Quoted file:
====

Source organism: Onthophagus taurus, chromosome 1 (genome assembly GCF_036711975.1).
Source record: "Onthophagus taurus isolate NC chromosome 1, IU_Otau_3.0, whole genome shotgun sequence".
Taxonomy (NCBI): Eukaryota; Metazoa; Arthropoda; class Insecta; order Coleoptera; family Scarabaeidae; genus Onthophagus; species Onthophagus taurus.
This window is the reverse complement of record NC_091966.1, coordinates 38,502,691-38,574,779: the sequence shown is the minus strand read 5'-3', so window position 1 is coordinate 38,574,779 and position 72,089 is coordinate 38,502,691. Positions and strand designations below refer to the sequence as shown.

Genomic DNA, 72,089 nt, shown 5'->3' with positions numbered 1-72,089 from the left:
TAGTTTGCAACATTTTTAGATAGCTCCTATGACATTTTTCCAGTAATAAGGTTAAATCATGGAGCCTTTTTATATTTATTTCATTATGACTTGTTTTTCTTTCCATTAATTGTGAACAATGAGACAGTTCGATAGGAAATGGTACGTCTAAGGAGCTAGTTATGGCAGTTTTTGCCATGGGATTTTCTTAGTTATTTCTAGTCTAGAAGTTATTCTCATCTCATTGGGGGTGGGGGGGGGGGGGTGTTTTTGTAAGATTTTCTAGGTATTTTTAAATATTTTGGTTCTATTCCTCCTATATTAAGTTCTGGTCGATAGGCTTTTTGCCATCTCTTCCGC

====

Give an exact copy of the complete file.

Source organism: Onthophagus taurus, chromosome 1 (genome assembly GCF_036711975.1).
Source record: "Onthophagus taurus isolate NC chromosome 1, IU_Otau_3.0, whole genome shotgun sequence".
Taxonomy (NCBI): Eukaryota; Metazoa; Arthropoda; class Insecta; order Coleoptera; family Scarabaeidae; genus Onthophagus; species Onthophagus taurus.
This window is the reverse complement of record NC_091966.1, coordinates 38,502,691-38,574,779: the sequence shown is the minus strand read 5'-3', so window position 1 is coordinate 38,574,779 and position 72,089 is coordinate 38,502,691. Positions and strand designations below refer to the sequence as shown.

Genomic DNA, 72,089 nt, shown 5'->3' with positions numbered 1-72,089 from the left:
TAGTTTGCAACATTTTTAGATAGCTCCTATGACATTTTTCCAGTAATAAGGTTAAATCATGGAGCCTTTTTATATTTATTTCATTATGACTTGTTTTTCTTTCCATTAATTGTGAACAATGAGACAGTTCGATAGGAAATGGTACGTCTAAGGAGCTAGTTATGGCAGTTTTTGCCATGGGATTTTCTTAGTTATTTCTAGTCTAGAAGTTATTCTCATCTCATTGGGGGTGGGGGGGGGGGGGTGTTTTTGTAAGATTTTCTAGGTATTTTTAAATATTTTGGTTCTATTCCTCCTATATTAAGTTCTGGTCGATAGGCTTTTTGCCATCTCTTCCGC